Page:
3. The third line prints a question asking the user what is their favorite website.
  4. The fourth line places the STDIN into a variable called $name.
  5. The fifth line uses the chomp function on the variable $name. This function will remove any potential new line characters that the user may have entered when answering our question.
  6. Finally, the sixth line prints our response with the input from the user that is in the variable $name.

Step 6: Execute the Script

Now, let's save this script as secondperlscript and change its permissions from 644 to 755, allowing us to execute it. Finally, let's execute it by typing:

  • ./secondperlscript

Success! We were able to capture the user input into the variable $name and then use that input in a print statement about our favorite website, Null Byte.

Step 7: Shell Commands in Perl

One of the advantages of using Perl is that it allows us to use shell commands directly from our script to the underlying system. There are multiple ways of doing this, but I prefer using the system function with the shell command enclosed in parentheses and double quotes (we will look at other methods in subsequent Perl tutorials).

To demonstrate this, let's add the following line to our script

  • system ("ifconfig");

Now let's save it as thirdperlscript and give ourselves permissions to execute it.

Step 8: Execute the Script

When the script runs, it does the same as our secondperlscript, but it also interacts directly with the operating system to grab the IP address and other networking info on the system of the user.

You can only imagine what this capability can do for us as hackers!

Keep coming back, my hacker apprentices, for future parts as we develop our Perl skills to become pro hackers!


When OWT ask's were smart to listen. Here is my code outline its been debuged and works to where I am at with it. I am starting to like perl and my old programming neurons that have been sitting stagnant in my brain are starting to kick in. I have to work for a few hours but will try to get back to it. In case any other noobs want to play with it I wanted to get it out.

#! /usr/bin/perl
print "hello Master\n";
# I love that part my computer calls me master
print " I am running pre post pen testing setup\n";
print "what process do you wish to run, options = pre or post\n";
$name = <STDIN>;
chomp $name;
print "$name\n";
if ($name eq pre){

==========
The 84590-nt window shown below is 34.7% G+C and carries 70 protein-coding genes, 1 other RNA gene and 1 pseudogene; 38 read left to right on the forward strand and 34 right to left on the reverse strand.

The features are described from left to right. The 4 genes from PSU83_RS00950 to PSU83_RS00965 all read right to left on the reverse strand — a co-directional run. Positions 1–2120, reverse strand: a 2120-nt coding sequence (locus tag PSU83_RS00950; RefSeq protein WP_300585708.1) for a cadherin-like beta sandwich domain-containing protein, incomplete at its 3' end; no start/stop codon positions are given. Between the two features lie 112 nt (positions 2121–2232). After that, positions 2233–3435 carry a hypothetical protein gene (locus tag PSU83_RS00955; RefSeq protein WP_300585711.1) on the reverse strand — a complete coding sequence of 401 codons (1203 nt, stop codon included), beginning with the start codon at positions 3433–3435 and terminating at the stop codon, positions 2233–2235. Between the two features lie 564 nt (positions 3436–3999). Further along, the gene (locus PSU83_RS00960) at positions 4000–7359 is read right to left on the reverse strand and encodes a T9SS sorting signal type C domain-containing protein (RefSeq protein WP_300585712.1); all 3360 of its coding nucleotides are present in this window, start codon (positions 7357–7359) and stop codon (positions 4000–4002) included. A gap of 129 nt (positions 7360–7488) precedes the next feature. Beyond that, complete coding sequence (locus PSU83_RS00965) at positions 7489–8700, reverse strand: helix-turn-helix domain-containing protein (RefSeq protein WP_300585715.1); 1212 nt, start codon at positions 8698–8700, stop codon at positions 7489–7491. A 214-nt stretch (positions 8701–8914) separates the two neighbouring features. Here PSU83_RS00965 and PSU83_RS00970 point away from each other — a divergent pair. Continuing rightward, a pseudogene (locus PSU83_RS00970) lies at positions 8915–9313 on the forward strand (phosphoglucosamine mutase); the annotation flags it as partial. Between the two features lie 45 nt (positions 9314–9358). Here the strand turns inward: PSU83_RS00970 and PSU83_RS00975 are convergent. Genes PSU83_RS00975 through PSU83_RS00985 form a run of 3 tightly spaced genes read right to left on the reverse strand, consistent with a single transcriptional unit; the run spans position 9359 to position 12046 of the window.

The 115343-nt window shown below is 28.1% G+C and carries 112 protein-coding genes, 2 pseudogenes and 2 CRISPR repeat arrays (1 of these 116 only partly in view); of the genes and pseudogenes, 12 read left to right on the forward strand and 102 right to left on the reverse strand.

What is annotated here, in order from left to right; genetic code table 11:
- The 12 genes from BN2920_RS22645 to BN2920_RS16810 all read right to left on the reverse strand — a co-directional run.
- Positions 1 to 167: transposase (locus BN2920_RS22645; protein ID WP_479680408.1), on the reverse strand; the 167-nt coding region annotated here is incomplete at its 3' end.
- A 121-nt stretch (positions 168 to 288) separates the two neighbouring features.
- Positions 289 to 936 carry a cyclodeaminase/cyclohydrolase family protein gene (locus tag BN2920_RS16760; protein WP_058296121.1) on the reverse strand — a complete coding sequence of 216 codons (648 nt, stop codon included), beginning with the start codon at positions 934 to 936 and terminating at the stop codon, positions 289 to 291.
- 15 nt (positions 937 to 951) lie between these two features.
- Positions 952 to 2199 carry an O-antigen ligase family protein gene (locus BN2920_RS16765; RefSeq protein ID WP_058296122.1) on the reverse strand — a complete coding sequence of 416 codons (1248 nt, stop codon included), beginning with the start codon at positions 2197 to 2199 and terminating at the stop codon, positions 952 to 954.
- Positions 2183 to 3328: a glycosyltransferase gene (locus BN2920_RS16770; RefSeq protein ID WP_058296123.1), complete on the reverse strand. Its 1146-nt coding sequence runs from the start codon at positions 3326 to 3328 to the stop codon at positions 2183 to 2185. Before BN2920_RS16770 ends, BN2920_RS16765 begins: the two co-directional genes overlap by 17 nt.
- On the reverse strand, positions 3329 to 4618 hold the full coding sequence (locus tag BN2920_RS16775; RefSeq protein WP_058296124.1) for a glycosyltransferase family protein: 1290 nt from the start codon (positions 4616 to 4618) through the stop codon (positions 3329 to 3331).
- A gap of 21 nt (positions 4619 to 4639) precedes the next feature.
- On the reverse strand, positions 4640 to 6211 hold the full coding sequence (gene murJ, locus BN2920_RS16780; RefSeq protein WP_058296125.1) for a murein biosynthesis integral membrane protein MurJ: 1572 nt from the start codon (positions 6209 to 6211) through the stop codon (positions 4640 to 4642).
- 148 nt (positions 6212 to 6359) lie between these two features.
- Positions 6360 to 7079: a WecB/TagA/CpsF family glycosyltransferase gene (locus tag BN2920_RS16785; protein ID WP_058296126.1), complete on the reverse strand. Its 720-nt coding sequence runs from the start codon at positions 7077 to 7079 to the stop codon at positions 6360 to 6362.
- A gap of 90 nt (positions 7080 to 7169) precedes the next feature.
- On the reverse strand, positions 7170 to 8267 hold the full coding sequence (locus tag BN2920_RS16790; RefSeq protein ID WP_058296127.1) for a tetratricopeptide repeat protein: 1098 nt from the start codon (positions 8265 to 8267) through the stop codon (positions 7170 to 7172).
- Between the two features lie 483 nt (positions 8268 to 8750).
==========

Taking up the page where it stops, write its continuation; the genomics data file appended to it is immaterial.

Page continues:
print "yes Master running presetup\n";
#system (incert first command here) testing and debuging before I #acutally run a bash command
elsif ($name eq post){
print "yes Master resetting system\n";
#systm (1'st bash here)}
else {
print "Oh fat fingered Master #try again\n";
#I will add a loop here to the first If, have to sudy it tho
#not worried about exiting the loop and contol c will do it

Great tutorial ,Keep up the good work .



This is my first script that I made in perl, but I need help with adding a feature.

#! /usr/bin/perl
print("Please enter the name of the file you would like to search/n encase it in '', please.\n");
$filename = <STDIN>;
print("Now searching for $filename, please wait. This may take a few seconds\n");
system("find / -name $filename 2>errors.txt");

If I want to export what files I find to a text document, how would I do that? Thank you in advance, and keep up the inspiring tutorial! You have amazing tutorials!

Nice, I see you have been debuging your script. You put a "stdin" you need to chomp it though, Also I think you will find that your "find" command does not work. But to answer your question use the >> if your gonna add it to another file.

Thank you! What does chomp do? And I am wanting to set what output comes out of terminal as a variable, and I'm a bit stuck on that. This is a separate project by the way.

For example, I want to take what ifconfig wlan0 output is and save inet addr as a variable. My end goal is to make an automatic metasploit script.

Thank you Jon!

lol np,

per OWT in above article

The fifth line uses the chomp function on the variable $name. This function will remove any potential new line characters that the user may have entered when answering our question.

why reinvent the wheel. google lazykali.sh I think it already does what you want.

I am a noob also but you might want to start here for your output
then you will have to find out how to send the output to a string. should be something like this
my $result = `mycmd 2>&1

hope that helps or at least points you in the right directions.


I wanted to ask, i understand that a dictionary attack is as good as the disctionary it uses. So, a richer cleaner dictionary will lead to better results. As such, i have been working on different dictionaries( from different sources, countries) that i have cleaned, reduced, eliminated duplicates ...

The problem is, that now i ended up with a 9Gb dictionary that would take forever to run. also it is logical that if we have a Wifi named James Wifi (and we know that his son's name is max, and his sister jannie) then those names and their variant should be tested 1st as they hold better probability of succes

Consequently, i thought of writing a script that would take in different arguments (such as a name, or numerical values) and the different dictionaries; and the output would be dictionaries that are sorted depending on the previous arguments. (however looking at the size of the dictionary simple sorts are not an option) so should i link the script to a structured database, or should i directly start taking advantage of the cloud and the Map reduce model ?

I would really appreciate it if we maybe could exchange ideas and words about this and more.

Thanks in advance

Share Your Thoughts

  • Hot
  • Latest